Gender, Vaidah Mashangwa
Rape is another category of interpersonal violence.
While rape cases continue to escalate in Zimbabwe, one survey revealed that there are more rape cases that are not reported to the police as compared to cases that are reported.
According to the World Health Organisation, only one third of all rape cases are reported to the police. This also includes cases of attempted rape.
The latest global victim survey results show that in most instances, the victim is known to the neighbours or friends.
In almost 67 percent of the rape cases, the perpetrator and the victim know each other, usually relatives, casual acquaintances or neighbours. In 33 percent of the cases, perpetrators and victims are strangers to each other.
While there is a notion that suggests that victims often seduce the perpetrators, there is no research to support such a notion although some perpetrators make such claims to rationalise their behaviour.
There are a host of reasons why victims of rape hesitate to file reports with the police. First, rape is an emotionally upsetting and deeply humiliating experience for the victim.
Although attitudes are slowly changing, the victim often encounters a strong stigma, even within her or his family including relatives.
The peers and the community all can associate the rape with certain attitudes and perceptions about the victim. The victims at times face embarrassing questioning from the police and prosecutors who will be trying to verify the details of the crimes.
With the establishment of the Victim Friendly Unit though, it is more user friendly now to report any cases of sexual abuse. Above all, at times the public also has unanswered questions about the victim’s previous sexual experiences at times with insulting implications on why the victims failed to resist.
Evidence suggest that the number of officially recorded rape cases has gone up because of increased reporting though the numbers could even escalate if all victims were to report.
Male victims are less likely to report the crime than the female victims because of varied reasons too. First men feel equally embarrassed to report that they were raped by women. In our society too a man is supposed to be strong and be man enough to resist any advances by a woman. It might then be embarrassing to report such an encounter.
The victims at times face embarrassing questioning from the police and prosecutors who will be trying to verify the details of the crimes
Another dimension is whereby women withdraw reported cases of rape and other forms of domestic violence. It is very unfortunate that even where the signs of abuse are visible, a woman still withdraws the case. Generally, the same woman goes back to the same abusive husband or partner and continues to suffer.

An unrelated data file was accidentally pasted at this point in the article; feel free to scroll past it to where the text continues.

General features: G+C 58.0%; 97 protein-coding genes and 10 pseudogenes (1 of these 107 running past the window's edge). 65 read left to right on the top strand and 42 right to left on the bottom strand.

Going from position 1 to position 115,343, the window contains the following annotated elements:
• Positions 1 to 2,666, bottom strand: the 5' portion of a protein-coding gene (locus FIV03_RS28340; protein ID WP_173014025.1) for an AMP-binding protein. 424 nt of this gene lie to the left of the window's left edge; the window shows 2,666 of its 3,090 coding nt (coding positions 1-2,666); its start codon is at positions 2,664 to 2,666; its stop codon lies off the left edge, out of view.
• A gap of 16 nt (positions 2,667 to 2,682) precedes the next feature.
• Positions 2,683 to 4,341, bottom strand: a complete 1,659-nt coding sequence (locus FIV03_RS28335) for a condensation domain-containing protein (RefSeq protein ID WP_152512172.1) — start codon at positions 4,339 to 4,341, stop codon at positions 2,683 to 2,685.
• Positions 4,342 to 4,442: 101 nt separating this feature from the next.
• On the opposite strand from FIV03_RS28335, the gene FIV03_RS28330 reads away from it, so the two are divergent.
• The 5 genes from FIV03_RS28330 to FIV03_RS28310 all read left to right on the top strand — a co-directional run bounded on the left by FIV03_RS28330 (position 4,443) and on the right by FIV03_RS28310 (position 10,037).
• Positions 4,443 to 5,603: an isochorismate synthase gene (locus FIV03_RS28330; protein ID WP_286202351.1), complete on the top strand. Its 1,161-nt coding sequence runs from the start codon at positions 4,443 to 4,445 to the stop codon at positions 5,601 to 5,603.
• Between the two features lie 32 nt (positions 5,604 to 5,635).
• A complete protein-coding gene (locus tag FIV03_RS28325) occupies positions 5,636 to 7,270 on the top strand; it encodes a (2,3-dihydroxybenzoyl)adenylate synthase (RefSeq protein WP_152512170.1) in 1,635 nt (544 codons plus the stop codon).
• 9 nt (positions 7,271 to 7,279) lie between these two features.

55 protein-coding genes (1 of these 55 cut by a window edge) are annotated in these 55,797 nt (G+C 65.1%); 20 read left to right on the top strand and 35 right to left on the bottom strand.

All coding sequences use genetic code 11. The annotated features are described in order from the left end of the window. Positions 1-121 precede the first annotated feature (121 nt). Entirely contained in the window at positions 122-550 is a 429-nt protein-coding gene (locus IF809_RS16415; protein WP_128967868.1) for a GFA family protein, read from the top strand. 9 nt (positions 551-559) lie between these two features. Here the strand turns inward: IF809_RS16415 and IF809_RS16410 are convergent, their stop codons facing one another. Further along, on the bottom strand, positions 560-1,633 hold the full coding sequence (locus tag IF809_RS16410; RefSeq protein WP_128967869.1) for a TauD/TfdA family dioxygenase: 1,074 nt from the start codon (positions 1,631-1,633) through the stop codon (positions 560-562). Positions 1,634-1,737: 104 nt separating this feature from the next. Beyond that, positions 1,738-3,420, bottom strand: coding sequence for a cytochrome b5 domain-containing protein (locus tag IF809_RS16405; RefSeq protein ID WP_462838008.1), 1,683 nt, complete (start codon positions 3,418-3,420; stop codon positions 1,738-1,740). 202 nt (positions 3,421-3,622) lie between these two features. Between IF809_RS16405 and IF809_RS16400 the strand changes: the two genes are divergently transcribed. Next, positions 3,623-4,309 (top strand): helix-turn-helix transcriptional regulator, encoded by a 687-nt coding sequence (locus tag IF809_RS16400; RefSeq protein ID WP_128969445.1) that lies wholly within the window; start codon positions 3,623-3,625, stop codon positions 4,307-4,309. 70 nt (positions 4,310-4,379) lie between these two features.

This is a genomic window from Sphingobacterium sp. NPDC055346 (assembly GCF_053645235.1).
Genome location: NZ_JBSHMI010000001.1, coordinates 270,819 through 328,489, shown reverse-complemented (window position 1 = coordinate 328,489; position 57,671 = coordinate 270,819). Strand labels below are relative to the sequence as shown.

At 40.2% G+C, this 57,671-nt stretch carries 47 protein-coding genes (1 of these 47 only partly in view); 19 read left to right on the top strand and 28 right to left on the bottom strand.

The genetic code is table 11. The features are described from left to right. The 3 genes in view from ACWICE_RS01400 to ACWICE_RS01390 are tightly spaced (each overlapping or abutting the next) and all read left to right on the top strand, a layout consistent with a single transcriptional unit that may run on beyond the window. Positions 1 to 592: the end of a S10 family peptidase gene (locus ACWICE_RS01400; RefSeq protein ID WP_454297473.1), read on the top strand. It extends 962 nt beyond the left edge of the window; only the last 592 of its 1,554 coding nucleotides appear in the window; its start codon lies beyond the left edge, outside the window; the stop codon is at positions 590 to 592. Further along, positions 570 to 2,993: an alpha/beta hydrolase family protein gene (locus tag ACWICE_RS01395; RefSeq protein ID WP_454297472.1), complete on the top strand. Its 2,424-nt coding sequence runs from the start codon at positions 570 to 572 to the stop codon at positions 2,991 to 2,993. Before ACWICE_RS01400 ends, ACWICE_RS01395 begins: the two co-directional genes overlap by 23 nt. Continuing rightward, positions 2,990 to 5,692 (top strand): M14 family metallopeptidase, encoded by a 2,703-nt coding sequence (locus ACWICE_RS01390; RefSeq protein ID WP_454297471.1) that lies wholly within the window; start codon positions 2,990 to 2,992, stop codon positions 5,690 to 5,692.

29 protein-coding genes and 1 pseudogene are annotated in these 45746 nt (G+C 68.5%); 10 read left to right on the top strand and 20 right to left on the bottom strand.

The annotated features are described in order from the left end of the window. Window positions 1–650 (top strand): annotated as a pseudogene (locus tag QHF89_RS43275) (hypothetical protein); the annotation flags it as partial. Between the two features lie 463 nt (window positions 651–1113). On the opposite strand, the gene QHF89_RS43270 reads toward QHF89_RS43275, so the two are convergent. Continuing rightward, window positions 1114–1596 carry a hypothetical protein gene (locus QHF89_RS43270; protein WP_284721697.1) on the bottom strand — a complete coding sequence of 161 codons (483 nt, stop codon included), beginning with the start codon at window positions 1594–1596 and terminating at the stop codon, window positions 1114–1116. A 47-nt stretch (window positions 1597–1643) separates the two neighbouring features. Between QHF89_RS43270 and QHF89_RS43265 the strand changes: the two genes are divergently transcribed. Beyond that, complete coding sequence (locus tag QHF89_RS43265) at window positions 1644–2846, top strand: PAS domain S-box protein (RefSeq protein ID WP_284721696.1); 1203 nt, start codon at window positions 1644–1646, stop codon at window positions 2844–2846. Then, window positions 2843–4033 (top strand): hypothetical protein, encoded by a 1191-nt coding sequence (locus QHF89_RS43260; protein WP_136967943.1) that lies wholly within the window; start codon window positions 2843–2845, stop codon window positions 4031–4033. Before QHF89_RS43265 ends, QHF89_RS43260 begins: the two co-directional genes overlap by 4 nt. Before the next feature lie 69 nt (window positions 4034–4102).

Rape prevention programmes in high schools, colleges and universities have attempted to educate students about the dimension of rape including date rape. Many people still react differently to spousal rape even though this is a reality.
Many people still feel that it is still ambiguous in terms of how a wife can be raped by her own husband. The issue of lobola has always been cited as overarching in terms of what happens in a marriage.
Rape still represents an overt act of control that ensures the continued oppression of women and the perpetuation of a male-dominated society. To think that men rape women because of the desire of sexual gratification seems to require further interrogation. One wonders how a man can be satisfied sexually by inflicting pain on an innocent victim.
Young men between 15 and 25 years of age commit most rape crimes though in Zimbabwe quite a sizeable number of elderly and middle-aged men continue to be perpetrators of rape.
Most rape cases are planned rather than spontaneous. While most people believe that rape is committed under the influence of alcohol, the latter does not play any major role in most of the rape cases. Apart from that, most convicted rapists have no prior records for sex offences although some might have previous convictions for other crimes.
One form of rape which has received increased attention and which is also rarely reported is date rape. The victims are usually raped after a date. During the course of the evening, the male expects that the evening will include sexual relations, an expectation which most females do not share. Such a rape does not include much force as the victim rarely expects such an encounter. The male partner refuses to accept the female’s refusal partly because he thinks since he has paid for the movie, dinner or hotel he deserves the sexual encounter.
Many date rape cases are rarely reported due to the same reasons cited earlier on especially to save embarrassment. Research highlights that at least 25 percent of high school girls have experienced some kind of sexual abuse and a sizeable number report the rape cases.
It is unfortunate that most women do not regard date rape as a crime. In one survey, only five percent of women indicated that they had been coerced into unwanted sex at any time in the past by some degree of physical force.
A similar number indicated that when they were raped they were under the influence of alcohol or other drugs. Women are encouraged to report cases of rape as this grossly infringes upon their rights and has serious consequences socially, economically and emotionally.
Vaidah Mashangwa Director ICT, e-Learning, Communication Strategies and Image Building in the Ministry of Primary and Secondary Education. She can be contacted on 0772111592 email [email protected]